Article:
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Patrick
Patrick

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A Beginners Introduction to Making API Requests (Unsplash API)

So if you’ve followed upon the previous post where we discussed about Response, then this article about how to implement request and handle response with the Unsplash API would prove very useful in understanding the two concepts. This article by the way assumes you have a basic knowledge of JavaScript and its core concepts such as: Functions and the JavaScript fetch API. But if you don’t know, just read on, I’ll try to explain the steps as much as possible

requests
Now, to make a request in JavaScript, we have a lot of options, we could do an XHR request, or we could use a package called Axios to make a Promise-based request to a web server if you working with a node-generated project. But for the sake of simplicity in this article, we would be using the JavaScript fetch API. The Fetch API basically allows us to make HTTP requests to web servers. We could use Fetch on its own to make a request to our API and then tackle on the response using a .then() function, or we could use a cleaner method of wrapping our Fetch in an async function. Nevertheless, this article is not focused on teaching you how to write async functions, rather how to use it to make our requests easier with Fetch.

Having talked at length about making requests to an API using Fetch, you may wonder what an API exactly is: In short an API (Application Programming Interface) is any standard interface or endpoint that facilitates connection to a web server. In this article we would be making a simple request to Unsplash API. Unsplash is a web platform that acts as a repository of high quality free images, hence, their API enables us to make requests to their central server for an image, which would in turn make a response to us.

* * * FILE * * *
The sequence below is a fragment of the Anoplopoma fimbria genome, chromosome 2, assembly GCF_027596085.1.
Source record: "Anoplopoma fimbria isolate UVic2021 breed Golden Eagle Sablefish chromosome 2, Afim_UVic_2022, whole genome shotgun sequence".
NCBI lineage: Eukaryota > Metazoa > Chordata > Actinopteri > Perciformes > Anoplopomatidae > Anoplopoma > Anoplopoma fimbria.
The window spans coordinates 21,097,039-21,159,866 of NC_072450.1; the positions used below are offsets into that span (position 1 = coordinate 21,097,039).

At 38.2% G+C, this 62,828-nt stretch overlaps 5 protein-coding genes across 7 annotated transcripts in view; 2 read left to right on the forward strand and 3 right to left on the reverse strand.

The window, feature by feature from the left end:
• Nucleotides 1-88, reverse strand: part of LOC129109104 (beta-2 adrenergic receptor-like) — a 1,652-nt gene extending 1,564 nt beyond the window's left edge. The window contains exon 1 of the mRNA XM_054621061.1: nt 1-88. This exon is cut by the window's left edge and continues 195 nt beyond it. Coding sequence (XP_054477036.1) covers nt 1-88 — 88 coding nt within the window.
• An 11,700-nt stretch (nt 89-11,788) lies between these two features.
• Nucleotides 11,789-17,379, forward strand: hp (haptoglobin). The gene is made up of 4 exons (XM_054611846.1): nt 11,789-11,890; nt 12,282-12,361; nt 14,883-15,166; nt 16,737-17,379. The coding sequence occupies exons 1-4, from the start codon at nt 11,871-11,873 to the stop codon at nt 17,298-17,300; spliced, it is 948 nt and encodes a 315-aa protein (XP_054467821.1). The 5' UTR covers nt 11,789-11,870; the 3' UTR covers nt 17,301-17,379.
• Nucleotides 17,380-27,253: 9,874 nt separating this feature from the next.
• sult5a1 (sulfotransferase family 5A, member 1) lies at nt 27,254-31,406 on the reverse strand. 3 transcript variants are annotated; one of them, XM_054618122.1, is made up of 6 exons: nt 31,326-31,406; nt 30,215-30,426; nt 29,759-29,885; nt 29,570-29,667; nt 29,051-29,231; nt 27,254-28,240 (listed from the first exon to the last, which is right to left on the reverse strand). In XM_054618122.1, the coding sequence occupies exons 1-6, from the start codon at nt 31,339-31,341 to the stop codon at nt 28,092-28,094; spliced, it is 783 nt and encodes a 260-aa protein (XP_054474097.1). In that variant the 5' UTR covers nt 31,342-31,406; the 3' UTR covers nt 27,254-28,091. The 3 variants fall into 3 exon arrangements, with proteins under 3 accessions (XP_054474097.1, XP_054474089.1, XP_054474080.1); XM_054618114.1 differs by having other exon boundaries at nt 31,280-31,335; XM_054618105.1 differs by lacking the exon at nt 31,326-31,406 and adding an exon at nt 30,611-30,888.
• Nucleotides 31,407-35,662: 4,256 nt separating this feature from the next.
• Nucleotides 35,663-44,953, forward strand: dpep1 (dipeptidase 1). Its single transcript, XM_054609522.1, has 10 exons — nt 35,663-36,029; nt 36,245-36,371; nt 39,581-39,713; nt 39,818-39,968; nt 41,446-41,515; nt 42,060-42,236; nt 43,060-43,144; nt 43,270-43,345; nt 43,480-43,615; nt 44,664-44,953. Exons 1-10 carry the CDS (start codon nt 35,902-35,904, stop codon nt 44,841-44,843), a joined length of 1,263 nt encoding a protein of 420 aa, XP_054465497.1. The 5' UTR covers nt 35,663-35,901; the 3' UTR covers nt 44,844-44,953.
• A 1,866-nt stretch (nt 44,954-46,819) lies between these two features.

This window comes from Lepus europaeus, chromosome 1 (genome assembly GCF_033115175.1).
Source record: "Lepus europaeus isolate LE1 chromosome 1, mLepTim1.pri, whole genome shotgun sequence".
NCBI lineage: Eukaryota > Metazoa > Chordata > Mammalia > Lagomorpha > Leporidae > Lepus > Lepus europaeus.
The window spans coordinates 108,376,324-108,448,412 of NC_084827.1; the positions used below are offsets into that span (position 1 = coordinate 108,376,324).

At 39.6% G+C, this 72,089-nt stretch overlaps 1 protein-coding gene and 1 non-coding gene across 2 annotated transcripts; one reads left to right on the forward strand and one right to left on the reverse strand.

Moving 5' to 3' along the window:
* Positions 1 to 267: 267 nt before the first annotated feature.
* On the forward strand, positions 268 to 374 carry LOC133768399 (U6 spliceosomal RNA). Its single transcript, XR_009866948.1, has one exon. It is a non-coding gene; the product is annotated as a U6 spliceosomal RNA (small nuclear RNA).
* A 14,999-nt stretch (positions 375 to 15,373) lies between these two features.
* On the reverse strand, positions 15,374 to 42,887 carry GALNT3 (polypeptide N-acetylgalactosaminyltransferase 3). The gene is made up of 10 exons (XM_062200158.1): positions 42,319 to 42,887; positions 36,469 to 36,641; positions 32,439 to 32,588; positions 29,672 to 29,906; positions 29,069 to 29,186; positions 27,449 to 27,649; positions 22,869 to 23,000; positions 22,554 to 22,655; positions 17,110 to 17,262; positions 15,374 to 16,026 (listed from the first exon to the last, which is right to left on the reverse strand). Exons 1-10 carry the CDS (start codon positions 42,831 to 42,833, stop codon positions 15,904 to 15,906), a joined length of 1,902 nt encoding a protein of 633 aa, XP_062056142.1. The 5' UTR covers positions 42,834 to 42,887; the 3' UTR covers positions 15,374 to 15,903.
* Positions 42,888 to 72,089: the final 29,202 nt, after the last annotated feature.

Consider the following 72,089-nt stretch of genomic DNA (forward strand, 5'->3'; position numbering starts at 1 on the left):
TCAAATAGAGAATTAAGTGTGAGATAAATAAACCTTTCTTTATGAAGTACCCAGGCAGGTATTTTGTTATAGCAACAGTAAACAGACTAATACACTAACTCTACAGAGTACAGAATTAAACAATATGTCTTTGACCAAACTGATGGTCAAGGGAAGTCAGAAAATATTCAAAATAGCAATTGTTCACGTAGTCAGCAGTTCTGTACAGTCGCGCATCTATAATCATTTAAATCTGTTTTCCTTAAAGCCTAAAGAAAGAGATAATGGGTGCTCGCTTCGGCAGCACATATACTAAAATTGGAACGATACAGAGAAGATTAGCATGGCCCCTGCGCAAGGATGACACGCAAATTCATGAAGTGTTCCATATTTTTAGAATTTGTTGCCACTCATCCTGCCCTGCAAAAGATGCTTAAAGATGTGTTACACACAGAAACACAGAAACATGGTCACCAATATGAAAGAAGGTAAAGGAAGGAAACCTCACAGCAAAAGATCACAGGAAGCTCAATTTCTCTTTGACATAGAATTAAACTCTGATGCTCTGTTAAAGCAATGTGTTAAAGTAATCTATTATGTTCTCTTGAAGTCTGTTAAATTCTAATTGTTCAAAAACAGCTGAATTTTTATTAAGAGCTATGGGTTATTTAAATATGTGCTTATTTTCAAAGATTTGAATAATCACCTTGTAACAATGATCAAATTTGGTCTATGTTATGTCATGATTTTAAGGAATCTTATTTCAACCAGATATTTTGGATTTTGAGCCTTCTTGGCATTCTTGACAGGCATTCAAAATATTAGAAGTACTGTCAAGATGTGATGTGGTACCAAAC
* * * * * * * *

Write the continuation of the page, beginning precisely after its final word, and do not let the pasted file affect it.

Making a Request:
To get started, quickly scaffold a simple index.html project on your PC. It should look something similar to this:

scaffold image
So at the script section of our project we are going to create two things: a fetch request without the async function as a wrapper and also a fetch request with the wrapper. This way we can get a knowledge of both worlds:

requests
Now looking closely, the searchTerm and the accessKeys are two variables that would help our API below them function optimally. Access Keys are private hence endeavor to keep them hidden!
In fetch without async wrapper above, we use the fetch to make a GET request to a server(Unsplash) via an API, this request is then tackled on using the .then() methods. The first one parses the response gotten from the server (res), converting it to a more usable β€œJSON” format; This enables us to access the response the same way we would with a JavaScript objects. Also, the second .then() method grabs the parsed data and outputs it on our browsers console.
The async function too also helps in making asynchronous requests, how so: a response is expected and upon getting the response the data is stored in a constant called – res. Next we await the response to be parsed into a JSON format, after resolving it is passed to a constant – data.
One thing to note is that these operations occur in a non-blocking manner, they execute sequentially such that the fetch must run/execute and get a response before the response is then parsed, after which we then output or use the parsed data. Such is the nature of asynchronous JavaScript.
If you’ve followed this article properly, you should come to the understanding of not the syntax for making a GET request to an API using fetch, but rather of how making requests asynchronously works in JavaScript. Handling Responses and using them on our page is also vital to understand. The part2 of this article series would explain not only how to handle and use responses but also how to structure our requests to catch and handle errors too, should they occur. Happy Learning!

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